Bernard Wolfe Professor of Health Neuroscience, Department of Psychiatry, University of Cambridge
Paul Fletcher trained in medicine and psychiatry before taking a PhD in cognitive neuroscience. He was elected Bernard Wolfe Professor of Health Neuroscience in 2008. He uses combinations of pharmacological challenges, neuroimaging and larger scale behavioural studies in healthy and clinical populations, with the aim of understanding the basis of learning and decision-making in the human brain.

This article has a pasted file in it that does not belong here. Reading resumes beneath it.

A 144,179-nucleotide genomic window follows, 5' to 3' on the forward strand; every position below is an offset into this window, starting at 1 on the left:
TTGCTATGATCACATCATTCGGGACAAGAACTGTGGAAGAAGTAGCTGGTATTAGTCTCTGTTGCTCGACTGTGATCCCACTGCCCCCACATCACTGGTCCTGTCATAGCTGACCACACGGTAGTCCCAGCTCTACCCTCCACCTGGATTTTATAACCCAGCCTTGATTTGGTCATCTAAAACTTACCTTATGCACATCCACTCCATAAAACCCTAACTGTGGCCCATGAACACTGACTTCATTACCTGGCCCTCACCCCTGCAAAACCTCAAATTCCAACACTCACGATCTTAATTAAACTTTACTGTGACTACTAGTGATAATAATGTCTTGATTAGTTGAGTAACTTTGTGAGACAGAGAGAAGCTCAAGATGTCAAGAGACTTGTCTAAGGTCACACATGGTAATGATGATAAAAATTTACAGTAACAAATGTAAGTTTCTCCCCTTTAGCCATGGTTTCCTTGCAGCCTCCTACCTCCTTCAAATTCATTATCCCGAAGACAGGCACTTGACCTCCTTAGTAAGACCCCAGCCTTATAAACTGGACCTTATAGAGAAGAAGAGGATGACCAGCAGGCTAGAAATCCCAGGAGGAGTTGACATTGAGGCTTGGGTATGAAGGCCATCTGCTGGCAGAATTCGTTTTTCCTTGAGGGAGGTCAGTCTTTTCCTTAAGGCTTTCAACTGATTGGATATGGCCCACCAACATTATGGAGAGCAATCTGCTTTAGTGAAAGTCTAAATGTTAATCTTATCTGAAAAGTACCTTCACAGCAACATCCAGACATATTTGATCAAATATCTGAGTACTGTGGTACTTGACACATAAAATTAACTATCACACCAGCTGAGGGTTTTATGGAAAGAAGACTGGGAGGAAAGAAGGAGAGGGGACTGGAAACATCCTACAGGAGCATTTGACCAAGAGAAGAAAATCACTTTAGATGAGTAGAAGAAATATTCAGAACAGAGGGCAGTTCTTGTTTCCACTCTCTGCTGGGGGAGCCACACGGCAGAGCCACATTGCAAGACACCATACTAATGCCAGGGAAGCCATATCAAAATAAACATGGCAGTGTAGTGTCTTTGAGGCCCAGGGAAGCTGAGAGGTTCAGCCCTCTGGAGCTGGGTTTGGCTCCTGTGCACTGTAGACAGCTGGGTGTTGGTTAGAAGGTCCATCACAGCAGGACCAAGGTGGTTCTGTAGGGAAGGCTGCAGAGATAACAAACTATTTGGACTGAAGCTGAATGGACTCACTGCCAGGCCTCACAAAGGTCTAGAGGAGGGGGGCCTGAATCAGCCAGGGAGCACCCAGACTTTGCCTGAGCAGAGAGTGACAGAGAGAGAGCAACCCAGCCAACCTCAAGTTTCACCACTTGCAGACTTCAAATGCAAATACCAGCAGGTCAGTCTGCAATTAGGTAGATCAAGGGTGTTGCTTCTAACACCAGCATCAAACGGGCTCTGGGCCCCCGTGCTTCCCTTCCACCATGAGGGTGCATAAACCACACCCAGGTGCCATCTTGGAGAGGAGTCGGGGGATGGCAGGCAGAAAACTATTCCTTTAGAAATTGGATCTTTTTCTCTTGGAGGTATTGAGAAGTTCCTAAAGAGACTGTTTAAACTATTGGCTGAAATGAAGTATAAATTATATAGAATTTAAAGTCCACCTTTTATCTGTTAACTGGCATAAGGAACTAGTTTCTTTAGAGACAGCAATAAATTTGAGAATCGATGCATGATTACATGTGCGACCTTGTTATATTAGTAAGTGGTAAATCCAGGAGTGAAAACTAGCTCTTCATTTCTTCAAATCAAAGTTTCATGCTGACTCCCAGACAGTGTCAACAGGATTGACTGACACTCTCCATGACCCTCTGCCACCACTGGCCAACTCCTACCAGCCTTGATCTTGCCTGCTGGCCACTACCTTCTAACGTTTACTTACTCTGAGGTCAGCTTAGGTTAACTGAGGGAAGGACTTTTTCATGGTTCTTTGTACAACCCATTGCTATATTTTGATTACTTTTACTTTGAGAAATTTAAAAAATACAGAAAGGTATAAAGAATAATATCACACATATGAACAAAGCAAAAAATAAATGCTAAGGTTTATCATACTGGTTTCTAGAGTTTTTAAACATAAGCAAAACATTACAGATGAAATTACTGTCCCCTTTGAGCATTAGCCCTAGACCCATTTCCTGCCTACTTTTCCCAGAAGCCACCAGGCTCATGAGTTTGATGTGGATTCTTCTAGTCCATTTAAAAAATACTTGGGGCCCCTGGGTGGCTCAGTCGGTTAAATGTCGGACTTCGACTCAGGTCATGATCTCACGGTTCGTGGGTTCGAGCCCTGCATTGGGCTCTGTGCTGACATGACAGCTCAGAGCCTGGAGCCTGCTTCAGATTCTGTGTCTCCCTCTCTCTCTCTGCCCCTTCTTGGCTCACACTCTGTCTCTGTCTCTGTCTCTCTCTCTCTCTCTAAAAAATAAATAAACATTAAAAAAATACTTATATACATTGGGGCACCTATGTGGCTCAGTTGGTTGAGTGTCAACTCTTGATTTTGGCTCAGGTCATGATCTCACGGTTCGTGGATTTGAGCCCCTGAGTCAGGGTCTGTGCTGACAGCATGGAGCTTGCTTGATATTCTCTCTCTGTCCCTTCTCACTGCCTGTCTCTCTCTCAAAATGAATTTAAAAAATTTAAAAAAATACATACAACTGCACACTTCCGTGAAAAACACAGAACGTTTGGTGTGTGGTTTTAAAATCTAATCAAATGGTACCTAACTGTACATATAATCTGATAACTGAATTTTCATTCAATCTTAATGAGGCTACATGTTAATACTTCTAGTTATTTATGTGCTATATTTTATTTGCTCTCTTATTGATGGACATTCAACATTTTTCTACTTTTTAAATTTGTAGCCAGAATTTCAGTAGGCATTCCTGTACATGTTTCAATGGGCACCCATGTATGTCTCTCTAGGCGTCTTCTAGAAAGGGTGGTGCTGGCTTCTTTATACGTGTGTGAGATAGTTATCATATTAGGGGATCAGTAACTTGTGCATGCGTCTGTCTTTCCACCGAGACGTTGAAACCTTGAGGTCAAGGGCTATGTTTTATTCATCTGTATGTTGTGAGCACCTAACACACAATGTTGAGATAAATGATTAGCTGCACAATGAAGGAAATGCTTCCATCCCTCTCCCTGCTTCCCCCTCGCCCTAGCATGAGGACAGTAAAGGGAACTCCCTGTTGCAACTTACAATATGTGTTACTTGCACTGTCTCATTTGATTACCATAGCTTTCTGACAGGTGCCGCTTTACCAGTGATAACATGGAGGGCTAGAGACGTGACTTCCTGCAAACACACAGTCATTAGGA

The central principle of his research is that the brain is occupied in the process of forming predictions and associations to minimise error and uncertainty and to maximise reward. In many instances the cognitive and reflective processes engaged with this goal can conflict with underlying automatic and habitual processes. This may lead to behaviours that can seem irrational and in conflict with an individual’s expressed goals and that may prove health-harming in the longer term. Given that the major worldwide non-communicable diseases are profoundly influenced by health-harming decisions and behaviours, understanding how body, brain and environmental signals are integrated in shaping them will be a crucial part of improving global health.